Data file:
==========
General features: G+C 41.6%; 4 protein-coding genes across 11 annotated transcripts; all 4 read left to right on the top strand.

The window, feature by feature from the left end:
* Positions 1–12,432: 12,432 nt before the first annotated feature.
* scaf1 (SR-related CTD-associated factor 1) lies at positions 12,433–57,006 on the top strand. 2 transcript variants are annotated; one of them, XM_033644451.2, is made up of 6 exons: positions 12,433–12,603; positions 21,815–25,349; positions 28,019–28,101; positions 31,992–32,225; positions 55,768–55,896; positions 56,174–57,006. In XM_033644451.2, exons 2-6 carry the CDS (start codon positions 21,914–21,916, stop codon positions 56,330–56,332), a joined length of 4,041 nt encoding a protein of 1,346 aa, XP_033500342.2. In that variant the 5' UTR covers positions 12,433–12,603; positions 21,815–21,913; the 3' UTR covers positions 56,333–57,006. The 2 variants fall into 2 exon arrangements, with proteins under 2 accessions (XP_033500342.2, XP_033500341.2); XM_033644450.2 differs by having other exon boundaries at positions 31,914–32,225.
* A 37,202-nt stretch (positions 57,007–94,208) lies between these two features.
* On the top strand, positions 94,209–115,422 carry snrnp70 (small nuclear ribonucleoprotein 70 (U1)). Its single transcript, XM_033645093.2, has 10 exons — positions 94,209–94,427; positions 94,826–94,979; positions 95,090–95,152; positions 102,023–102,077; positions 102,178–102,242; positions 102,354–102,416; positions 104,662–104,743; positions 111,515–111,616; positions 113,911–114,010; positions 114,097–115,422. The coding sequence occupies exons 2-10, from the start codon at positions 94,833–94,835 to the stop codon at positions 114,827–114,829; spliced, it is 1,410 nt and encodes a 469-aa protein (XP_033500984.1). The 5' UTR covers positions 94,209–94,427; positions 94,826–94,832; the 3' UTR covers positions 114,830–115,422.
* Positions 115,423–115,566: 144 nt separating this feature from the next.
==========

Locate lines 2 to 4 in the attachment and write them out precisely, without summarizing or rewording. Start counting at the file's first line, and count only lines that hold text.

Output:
The window, feature by feature from the left end:
* Positions 1–12,432: 12,432 nt before the first annotated feature.
* scaf1 (SR-related CTD-associated factor 1) lies at positions 12,433–57,006 on the top strand. 2 transcript variants are annotated; one of them, XM_033644451.2, is made up of 6 exons: positions 12,433–12,603; positions 21,815–25,349; positions 28,019–28,101; positions 31,992–32,225; positions 55,768–55,896; positions 56,174–57,006. In XM_033644451.2, exons 2-6 carry the CDS (start codon positions 21,914–21,916, stop codon positions 56,330–56,332), a joined length of 4,041 nt encoding a protein of 1,346 aa, XP_033500342.2. In that variant the 5' UTR covers positions 12,433–12,603; positions 21,815–21,913; the 3' UTR covers positions 56,333–57,006. The 2 variants fall into 2 exon arrangements, with proteins under 2 accessions (XP_033500342.2, XP_033500341.2); XM_033644450.2 differs by having other exon boundaries at positions 31,914–32,225.